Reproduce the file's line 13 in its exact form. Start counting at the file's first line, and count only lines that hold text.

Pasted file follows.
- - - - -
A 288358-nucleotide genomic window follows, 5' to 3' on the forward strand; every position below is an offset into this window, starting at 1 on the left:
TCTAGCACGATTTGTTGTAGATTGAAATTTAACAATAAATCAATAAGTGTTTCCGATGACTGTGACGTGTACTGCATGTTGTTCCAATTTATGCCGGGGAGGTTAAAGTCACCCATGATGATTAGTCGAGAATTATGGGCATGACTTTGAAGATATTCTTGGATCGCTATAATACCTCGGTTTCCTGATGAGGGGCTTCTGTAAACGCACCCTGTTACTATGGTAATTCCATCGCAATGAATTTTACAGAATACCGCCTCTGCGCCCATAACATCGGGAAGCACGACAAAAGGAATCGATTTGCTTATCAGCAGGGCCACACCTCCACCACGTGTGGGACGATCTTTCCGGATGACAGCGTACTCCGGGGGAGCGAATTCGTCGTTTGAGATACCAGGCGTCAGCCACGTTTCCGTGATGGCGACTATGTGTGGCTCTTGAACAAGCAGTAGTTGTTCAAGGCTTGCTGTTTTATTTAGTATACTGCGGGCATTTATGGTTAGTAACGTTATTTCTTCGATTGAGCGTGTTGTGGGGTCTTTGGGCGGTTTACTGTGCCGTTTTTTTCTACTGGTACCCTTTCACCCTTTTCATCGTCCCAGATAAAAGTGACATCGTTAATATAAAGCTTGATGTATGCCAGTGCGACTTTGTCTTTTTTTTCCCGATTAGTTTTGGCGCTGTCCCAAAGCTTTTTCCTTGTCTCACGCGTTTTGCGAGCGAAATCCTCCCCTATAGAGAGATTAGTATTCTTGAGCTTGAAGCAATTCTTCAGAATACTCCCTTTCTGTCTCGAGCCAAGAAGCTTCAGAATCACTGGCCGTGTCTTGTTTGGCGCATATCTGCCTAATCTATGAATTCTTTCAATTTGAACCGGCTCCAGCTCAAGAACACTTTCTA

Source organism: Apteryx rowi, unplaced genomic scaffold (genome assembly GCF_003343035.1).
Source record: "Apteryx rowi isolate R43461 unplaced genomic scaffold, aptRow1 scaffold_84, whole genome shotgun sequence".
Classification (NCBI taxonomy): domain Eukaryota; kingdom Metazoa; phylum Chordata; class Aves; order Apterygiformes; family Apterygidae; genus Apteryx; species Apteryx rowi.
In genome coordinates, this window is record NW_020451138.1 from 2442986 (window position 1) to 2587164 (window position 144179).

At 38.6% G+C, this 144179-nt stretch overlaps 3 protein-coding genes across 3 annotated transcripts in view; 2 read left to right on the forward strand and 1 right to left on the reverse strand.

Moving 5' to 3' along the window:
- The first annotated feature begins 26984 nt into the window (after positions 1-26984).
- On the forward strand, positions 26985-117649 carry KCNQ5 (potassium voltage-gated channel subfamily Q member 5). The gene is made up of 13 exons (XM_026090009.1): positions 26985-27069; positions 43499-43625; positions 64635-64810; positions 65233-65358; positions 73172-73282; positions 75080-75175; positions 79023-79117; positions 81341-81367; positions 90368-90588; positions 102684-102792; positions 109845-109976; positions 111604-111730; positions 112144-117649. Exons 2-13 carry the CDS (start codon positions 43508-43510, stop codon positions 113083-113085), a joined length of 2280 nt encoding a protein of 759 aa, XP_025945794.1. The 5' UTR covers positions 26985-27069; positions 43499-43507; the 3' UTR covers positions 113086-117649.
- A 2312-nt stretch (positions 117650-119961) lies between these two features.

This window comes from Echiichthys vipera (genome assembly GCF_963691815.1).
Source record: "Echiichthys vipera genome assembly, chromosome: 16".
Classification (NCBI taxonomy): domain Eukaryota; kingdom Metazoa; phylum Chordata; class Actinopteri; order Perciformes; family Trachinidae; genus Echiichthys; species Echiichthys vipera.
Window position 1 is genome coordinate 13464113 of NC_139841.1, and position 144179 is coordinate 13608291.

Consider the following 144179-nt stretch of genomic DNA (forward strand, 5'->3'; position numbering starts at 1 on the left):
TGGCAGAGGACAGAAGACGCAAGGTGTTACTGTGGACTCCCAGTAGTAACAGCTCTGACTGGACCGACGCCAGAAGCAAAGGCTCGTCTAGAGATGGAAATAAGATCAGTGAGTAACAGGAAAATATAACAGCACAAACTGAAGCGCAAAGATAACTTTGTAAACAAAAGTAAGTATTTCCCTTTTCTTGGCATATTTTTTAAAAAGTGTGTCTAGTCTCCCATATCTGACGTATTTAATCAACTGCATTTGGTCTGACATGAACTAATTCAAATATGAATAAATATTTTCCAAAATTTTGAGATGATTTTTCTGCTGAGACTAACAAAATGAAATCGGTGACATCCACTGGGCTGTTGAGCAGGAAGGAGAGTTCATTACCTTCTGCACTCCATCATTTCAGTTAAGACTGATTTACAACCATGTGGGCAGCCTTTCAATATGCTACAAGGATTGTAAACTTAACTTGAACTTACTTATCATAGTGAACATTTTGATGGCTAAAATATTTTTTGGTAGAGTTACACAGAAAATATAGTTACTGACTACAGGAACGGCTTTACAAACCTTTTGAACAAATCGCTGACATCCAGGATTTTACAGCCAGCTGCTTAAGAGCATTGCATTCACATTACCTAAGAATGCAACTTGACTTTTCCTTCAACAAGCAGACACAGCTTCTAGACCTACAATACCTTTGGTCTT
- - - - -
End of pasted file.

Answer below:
Source record: "Echiichthys vipera genome assembly, chromosome: 16".